During a rain delay at Johannesburg last week, the radio commentators were putting an all-time England XI together. The usual arguments ensued: how can you compare players across eras? Is bowling average the sole measure? While looking at something quite unrelated, I realised I’d stumbled upon a new way of comparing players which is perfect for this question.
The metric is “percentage impact on batsman’s average”. For instance, Graham Gooch averaged 29 batting against Malcolm Marshall, but 44 over his career. That’s a 34% underperformance. Calculating that for every batsman we find that batsmen generally scored 31% below their average facing Marshall, making him the best Test bowler of the last 50 years.
Here’s the bowlers since 1970 with at least 150 wickets at under 25 apiece, ranked by their impact on a batsman’s average:
There are four other players whose average flatters them, where Impact on Batsman’s Average is a better metric. Joel Garner picked up 92 of his 259 wickets against a mixed England team. Muttiah Muralitharan and Waqar Younis benefited from a disproportionate number of games against Bangladesh, Zimbabwe and (in Younis’ case) Sri Lanka. Wasim Akram is the hardest to explain: 38% of his wickets were against batsmen with career averages under 20 (a 25% figure would be more normal).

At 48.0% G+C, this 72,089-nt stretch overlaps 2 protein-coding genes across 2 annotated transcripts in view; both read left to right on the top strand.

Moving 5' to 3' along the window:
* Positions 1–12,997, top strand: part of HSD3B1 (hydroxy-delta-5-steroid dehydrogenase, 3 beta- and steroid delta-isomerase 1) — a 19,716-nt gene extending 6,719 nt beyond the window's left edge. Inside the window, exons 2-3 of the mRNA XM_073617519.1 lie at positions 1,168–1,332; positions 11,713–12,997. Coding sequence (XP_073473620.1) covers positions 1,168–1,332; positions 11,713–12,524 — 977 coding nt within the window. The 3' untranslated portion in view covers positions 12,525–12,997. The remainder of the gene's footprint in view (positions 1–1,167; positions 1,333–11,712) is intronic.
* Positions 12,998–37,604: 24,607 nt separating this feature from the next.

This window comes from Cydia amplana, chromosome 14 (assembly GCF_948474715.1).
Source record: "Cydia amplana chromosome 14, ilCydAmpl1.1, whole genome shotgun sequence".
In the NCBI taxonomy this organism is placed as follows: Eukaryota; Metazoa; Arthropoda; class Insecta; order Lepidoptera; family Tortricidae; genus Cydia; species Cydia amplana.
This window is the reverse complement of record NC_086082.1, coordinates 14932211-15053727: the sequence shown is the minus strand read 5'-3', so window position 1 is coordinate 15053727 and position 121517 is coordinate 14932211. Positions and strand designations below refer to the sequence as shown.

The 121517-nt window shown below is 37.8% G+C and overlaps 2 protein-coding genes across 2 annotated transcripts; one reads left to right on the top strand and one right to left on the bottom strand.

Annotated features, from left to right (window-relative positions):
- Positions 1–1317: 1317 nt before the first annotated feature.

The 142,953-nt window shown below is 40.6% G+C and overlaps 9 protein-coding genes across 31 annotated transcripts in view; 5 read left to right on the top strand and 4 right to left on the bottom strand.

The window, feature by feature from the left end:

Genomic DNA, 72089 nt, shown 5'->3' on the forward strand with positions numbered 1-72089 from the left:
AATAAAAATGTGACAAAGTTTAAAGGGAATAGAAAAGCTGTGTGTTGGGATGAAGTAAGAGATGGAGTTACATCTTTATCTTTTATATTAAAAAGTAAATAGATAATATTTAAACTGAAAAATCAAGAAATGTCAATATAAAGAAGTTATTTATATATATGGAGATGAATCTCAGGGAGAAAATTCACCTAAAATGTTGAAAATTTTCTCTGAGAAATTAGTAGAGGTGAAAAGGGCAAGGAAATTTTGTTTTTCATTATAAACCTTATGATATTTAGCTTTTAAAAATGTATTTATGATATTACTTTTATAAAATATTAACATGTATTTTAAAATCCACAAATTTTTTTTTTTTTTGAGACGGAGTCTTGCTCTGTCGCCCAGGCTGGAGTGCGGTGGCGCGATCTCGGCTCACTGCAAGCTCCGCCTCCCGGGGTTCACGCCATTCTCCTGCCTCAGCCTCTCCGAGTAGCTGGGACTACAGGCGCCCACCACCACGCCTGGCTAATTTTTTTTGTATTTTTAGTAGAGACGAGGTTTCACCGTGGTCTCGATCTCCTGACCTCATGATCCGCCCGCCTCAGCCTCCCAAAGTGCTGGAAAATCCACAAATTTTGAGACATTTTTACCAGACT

Did you spot Vernon Philander muscle in at fourth on the list? A phenomenal bowler. His average (and Impact on Batsman’s average) may be boosted by favourable conditions where he happened to play most of his away games: England, Australia and New Zealand. Still, I won’t fudge the numbers: he has a brilliant record and South Africa will miss him.
Here’s a comparison of Philander and Muralitharan
England have been defending Joe Denly’s average (30) lately by saying that his performances are better than they appear because of the conditions he has played in.
This piece supports that approach: Marshall and Garner had the same bowling average, but Marshall was 10% better than Garner. If averages can mask that kind of difference over a whole career, imagine how skewed an average could be after ten Tests.
ICC’s all time rankings. The ICC have listed players according to their peak performances, while I have used their career. Consider Akram – his average puts him fourteenth on the list, but accounting for who he dismissed the ICC rankings take him all the way down to 76th. That supports my calculations that he had a -11% impact on batsmen’s averages.